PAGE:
Gold, with all its wonderful uses, is not in abundance in the upper layers of the earth. For every ton of material that flakes, there are an estimated 0.004 grams of the precious mineral.
However, somehow there are areas that contain an abundance of “richness” – over-enrichment, in scientific language. How gold veins form in such a short time as days from hydrothermal systems that contain only trace amounts of the mineral has been a geological mystery.
This is the answer that now has one of the most probable indicators – the separation and clumping of fat particles in the curd.
Scientists have long known that gold deposits form when hot water flows through the rocks, causing minute amounts of gold to dissolve and concentrate in cracks in the earth’s crust at levels invisible to the naked eye. Geologist Anthony Williams-Jones on Duncan McLeish From McGill University in Canada mentioned in Q&A.
In rare cases, the cracks turn into veins a centimeter thick of pure gold. But how do liquids with low concentrations of gold produce extremely rare deposits of gold? Gold formation, which has frustrated scientists for more than a century.
Milk is an aqueous solution consisting of several components, including microscopic fat globules. At the pH value of fresh milk – nearly neutral – these fat molecules have a negative charge, which causes them to repel each other.
The acidification process involves bacteria in the milk that convert lactose into lactic acid, which reduces the pH value accordingly. This breaks down the surface charge on the lipid particles, and the fat particles separate from the whey and agglomerate with each other by coagulation, creating a kind of coarse milk gel dissolved with water.
Williams-Jones, McLeish and colleagues discovered a similar process using transmission electron microscopy to study gold deposits from the Brucejack Mine in British Columbia. This is one of the locations around the world where richness class minerals can be found, up to 41,582 grams per ton.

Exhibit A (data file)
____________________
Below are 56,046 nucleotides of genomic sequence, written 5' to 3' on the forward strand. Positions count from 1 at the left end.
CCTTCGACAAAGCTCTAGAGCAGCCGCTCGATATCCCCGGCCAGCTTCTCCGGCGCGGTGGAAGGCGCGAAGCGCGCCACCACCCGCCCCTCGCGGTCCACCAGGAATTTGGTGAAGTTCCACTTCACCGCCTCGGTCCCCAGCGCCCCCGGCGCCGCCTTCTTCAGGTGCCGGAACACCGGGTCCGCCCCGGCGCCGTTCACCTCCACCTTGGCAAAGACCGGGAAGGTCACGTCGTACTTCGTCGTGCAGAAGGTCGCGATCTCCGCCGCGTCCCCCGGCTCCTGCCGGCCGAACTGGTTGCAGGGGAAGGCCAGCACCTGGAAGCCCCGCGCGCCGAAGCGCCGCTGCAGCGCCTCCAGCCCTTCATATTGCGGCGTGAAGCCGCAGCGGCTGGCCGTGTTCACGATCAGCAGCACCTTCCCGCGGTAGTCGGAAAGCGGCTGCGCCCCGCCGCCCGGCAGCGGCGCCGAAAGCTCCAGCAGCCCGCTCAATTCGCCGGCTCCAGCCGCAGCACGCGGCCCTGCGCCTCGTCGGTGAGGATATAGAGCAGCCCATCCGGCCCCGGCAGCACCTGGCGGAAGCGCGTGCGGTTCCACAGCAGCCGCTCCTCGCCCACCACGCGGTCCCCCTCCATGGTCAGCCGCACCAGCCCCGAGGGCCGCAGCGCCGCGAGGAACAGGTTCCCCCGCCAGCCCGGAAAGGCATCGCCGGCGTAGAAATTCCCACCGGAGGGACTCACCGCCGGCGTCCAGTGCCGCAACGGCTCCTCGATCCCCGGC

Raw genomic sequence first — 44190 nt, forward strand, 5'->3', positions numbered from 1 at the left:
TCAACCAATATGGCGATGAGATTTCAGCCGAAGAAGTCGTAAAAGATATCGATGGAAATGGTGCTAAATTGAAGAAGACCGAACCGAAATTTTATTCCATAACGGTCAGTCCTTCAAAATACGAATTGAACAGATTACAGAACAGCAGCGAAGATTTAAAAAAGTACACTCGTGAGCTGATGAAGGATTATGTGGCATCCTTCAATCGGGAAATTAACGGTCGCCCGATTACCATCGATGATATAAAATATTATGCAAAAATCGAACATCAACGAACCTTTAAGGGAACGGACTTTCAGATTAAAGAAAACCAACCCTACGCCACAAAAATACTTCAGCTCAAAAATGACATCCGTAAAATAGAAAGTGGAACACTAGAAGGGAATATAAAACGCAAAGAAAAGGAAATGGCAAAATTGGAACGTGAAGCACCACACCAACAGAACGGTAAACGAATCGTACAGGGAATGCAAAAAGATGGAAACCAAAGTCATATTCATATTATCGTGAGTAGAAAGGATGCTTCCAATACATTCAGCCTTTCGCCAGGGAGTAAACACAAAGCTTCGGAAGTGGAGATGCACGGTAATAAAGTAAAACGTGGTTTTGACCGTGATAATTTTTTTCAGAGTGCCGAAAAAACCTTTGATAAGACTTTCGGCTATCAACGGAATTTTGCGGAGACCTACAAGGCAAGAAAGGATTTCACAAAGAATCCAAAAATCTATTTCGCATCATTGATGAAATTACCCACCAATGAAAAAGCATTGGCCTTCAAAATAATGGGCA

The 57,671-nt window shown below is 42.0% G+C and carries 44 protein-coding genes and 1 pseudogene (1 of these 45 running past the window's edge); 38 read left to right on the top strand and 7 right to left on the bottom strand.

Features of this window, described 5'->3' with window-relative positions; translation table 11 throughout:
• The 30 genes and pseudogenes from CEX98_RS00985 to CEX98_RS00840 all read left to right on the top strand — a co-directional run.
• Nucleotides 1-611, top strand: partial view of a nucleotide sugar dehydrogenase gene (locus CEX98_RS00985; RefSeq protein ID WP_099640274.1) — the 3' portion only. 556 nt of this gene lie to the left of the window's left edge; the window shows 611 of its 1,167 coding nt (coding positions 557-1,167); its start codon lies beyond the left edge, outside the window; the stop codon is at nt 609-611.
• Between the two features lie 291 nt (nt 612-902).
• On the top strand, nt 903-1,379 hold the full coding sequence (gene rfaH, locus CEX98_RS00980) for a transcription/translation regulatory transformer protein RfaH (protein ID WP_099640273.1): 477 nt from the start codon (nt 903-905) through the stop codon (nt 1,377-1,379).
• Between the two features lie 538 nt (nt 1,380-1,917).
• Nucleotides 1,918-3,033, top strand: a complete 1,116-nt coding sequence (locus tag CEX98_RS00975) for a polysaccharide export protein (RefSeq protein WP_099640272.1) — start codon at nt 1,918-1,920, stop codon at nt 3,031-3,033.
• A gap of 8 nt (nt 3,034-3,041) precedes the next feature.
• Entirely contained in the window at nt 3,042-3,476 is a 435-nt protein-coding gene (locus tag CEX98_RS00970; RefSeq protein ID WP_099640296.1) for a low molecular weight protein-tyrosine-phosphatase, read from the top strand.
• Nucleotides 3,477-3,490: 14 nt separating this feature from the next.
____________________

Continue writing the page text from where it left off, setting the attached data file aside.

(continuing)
It has long been accepted that gold is transported by liquids across the Earth’s crust. However, to achieve the abundance found in overly fertilized areas, Previous studies It has been suggested that gold may have been dissolved in high concentrations in liquids containing chlorides or disulfides, transported and deposited in this way.
Another possibility is A. Colloidal solutionWith solid gold nanoparticles dispersed by hydrothermal and geothermal fluids. Because gold nanoparticles carry a charge (like milk fat), they repel each other. When the charge decomposes, the gold particles group together in a process similar to coagulation, also known as coagulation surgeon.
This has been proven indirectly in the past. Now MacLeish and his colleagues note how this actually happens.
“We produced the first evidence of colloid formation and flocculation in nature and the first images of small veins from colloidal gold particles and their flux nanocomposites. Williams Jones and MacLeish said.
“These photos document the process of filling the cracks with gold, which was amplified by the inclusion of millions of these tiny veins, and illustrate how bonanza veins are formed.
For this process, the gold concentration in soil fluids should be only a few parts per billion. It cools to form a gel, which gets confined in the cracks in the earth’s crust to form rich golden veins.
This result indicates that rich gold deposits may be more common than we thought, and may have occurred in several contexts different from what previous estimates permitted. If other studies and additional research can support this, the research could provide us with a new toolkit for understanding and locating gold deposits around the world.
“We suspect that colloidal processes performed at Brucejack and other Bonanza gold systems may have also served to form the typical gold deposits. The challenge will be to find a suitable material to test this hypothesis,” Williams Jones and MacLeish said.
“The next step will be to understand the causes of colloid formation and flocculation at the observed scale and to better reconstruct the geological environment for these processes.”
The research has been published in PNAS.
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